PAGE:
Most women accept the offer. "The vast majority of women who are offered it do choose to have ultrasound because they recognize the potential benefit of detecting these invasive cancers early. They also know that the test is painless and requires no radiation or injection. The facility has been willing to train dedicated technologists so that we can offer it."

Dr. Berg added that MRI is not as well tolerated because it requires an injection and because some women are claustrophobic. Insurance coverage for MRI varies, which is also a factor in its use.

Women must know their risk factors and discuss these with their physician, she concluded.

"We now have the ability to tailor screening based on a woman's risk factors as well as breast tissue density. If they are at increased risk, they should consider an MRI if they can tolerate it. If not, then ultrasound is now a viable alternative at centers with trained personnel. We know it helps detect early cancers."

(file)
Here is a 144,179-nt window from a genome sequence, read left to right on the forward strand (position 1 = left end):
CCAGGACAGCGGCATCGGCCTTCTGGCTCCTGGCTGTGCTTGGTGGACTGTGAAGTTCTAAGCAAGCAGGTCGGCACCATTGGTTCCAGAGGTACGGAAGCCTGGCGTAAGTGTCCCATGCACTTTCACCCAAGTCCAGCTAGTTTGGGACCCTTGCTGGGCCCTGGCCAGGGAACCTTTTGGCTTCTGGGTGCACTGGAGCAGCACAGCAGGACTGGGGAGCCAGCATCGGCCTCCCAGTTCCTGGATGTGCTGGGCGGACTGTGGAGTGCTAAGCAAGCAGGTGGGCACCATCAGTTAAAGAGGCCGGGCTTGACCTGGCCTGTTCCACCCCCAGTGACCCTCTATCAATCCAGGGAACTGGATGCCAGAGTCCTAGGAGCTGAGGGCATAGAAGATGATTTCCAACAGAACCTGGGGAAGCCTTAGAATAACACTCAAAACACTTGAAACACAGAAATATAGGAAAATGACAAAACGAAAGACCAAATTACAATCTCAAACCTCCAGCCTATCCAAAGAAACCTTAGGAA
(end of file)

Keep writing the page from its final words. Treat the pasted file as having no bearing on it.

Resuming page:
Asked to comment on this study, Stamatia V. Destounis, MD, from the University of Rochester School of Medicine in New York, told Medscape Radiology that the information provided by Dr. Berg is very significant.

"As breast imagers, we have realized the significance of additional tools in the evaluation of patients at higher risk for breast cancer," she said. "Ultrasound is a noninvasive test that is well tolerated and accepted by women, so it is indeed good news that the data and follow-up on these high-risk patients reveal benefit from adding the ultrasound examination."

Dr. Destounis noted that these high-risk patients might have difficult dense breast patterns on mammography, making the detection of small invasive tumors a challenge.

The increase in false-positives increases the work-up rate, but Dr. Destounis said she believes that most women are happy to undergo additional testing to make certain they are okay. "An ultrasound guided needle biopsy is typically a procedure that can be done quickly and with minimal patient discomfort."

Dr. Berg and Dr. Destounis have disclosed no relevant financial relationships.

Radiological Society of North America (RSNA) 95th Scientific Assembly and Annual Meeting: Abstract VB31-12. Presented December 1, 2009.